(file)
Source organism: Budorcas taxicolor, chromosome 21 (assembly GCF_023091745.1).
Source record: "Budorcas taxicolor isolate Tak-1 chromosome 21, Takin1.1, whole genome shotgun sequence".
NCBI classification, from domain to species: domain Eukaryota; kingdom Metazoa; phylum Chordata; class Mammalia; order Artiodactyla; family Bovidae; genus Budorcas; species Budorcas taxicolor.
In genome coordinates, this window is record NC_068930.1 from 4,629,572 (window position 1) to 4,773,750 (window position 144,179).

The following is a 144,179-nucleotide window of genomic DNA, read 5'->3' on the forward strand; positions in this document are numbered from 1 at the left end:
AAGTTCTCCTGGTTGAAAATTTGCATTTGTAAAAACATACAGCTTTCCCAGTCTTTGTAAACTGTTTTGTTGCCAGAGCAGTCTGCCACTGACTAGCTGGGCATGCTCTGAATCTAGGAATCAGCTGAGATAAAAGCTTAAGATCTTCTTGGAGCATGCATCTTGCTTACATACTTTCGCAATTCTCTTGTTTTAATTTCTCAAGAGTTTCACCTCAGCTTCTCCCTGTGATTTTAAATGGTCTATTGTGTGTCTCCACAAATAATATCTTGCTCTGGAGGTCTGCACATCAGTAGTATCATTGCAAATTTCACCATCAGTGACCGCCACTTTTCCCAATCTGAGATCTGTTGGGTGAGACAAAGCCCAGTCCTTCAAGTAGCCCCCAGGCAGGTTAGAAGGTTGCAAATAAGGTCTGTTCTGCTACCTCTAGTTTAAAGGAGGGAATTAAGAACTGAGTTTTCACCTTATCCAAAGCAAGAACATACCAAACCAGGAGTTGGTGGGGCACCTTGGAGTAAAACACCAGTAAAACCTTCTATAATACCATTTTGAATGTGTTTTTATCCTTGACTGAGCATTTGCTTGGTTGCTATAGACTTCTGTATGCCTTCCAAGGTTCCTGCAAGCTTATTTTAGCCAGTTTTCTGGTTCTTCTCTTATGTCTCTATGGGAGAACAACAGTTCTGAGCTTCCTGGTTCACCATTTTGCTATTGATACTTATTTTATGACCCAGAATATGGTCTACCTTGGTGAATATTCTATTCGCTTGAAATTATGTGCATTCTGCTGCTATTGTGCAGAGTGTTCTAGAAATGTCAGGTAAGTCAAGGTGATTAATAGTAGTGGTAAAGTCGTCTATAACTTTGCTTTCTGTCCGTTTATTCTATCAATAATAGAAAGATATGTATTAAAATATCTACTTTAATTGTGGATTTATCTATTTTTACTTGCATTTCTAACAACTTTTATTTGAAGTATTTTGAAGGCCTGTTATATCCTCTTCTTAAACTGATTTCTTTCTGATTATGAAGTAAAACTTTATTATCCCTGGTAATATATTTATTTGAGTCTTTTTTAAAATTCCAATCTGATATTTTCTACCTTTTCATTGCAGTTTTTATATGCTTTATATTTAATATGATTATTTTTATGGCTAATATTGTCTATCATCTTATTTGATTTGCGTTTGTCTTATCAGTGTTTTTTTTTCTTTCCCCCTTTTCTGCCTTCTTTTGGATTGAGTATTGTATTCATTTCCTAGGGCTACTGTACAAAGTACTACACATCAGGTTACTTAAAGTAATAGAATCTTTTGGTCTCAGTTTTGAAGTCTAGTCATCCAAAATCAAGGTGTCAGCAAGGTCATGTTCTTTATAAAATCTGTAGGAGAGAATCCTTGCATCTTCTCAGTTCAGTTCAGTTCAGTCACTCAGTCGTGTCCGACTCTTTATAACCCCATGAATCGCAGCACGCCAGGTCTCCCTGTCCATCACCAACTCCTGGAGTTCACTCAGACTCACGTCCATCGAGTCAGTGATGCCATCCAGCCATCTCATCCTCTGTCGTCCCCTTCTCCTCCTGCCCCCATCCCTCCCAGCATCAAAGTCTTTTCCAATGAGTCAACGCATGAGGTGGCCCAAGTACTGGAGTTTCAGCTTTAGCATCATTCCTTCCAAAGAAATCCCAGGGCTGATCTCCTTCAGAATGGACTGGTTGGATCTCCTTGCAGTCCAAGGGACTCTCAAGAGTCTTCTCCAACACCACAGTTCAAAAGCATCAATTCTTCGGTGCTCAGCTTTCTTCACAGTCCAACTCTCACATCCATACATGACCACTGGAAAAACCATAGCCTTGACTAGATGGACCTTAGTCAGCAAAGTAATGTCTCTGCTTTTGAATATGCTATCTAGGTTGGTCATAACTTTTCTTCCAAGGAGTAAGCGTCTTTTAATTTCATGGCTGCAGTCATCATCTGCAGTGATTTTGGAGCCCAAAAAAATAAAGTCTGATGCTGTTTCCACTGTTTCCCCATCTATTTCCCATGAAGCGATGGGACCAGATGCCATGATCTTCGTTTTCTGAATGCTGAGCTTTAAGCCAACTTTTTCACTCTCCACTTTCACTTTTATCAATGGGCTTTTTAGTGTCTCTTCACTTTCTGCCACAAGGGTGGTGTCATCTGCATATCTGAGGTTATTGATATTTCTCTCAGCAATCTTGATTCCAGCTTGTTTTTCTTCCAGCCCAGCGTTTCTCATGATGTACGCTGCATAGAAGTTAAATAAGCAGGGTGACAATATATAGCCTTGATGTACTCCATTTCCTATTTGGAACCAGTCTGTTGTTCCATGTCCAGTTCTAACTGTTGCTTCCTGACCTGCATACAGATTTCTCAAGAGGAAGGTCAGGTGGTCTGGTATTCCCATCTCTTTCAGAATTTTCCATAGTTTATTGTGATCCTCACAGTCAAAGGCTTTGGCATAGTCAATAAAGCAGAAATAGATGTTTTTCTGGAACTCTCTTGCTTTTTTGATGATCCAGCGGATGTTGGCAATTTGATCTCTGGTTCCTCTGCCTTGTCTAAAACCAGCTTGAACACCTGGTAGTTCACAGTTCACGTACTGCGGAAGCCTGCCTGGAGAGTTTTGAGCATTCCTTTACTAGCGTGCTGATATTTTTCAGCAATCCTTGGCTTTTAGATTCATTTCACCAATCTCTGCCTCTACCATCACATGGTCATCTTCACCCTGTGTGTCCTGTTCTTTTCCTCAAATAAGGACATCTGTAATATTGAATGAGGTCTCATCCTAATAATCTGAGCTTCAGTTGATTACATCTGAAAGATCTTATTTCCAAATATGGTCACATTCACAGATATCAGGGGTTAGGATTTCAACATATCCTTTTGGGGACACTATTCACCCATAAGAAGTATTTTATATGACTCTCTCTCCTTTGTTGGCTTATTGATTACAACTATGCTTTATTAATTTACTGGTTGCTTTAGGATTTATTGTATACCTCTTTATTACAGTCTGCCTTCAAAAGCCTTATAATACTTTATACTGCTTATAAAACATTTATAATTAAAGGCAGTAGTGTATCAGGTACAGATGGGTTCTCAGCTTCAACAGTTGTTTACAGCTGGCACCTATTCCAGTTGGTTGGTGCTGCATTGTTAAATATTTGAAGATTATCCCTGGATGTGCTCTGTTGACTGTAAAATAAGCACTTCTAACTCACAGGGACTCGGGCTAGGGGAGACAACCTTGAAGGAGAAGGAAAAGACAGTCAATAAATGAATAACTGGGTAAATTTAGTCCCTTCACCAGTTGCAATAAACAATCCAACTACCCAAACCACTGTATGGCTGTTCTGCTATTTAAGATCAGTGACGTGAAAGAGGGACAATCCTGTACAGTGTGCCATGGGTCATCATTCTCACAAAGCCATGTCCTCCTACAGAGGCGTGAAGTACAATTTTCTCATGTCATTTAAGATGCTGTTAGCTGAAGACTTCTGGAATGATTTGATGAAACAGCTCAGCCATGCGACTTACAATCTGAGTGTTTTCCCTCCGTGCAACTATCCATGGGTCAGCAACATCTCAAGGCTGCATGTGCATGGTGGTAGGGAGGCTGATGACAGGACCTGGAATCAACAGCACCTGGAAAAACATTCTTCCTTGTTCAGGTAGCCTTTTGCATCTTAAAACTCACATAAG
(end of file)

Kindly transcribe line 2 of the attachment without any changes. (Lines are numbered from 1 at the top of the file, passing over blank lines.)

Source record: "Budorcas taxicolor isolate Tak-1 chromosome 21, Takin1.1, whole genome shotgun sequence".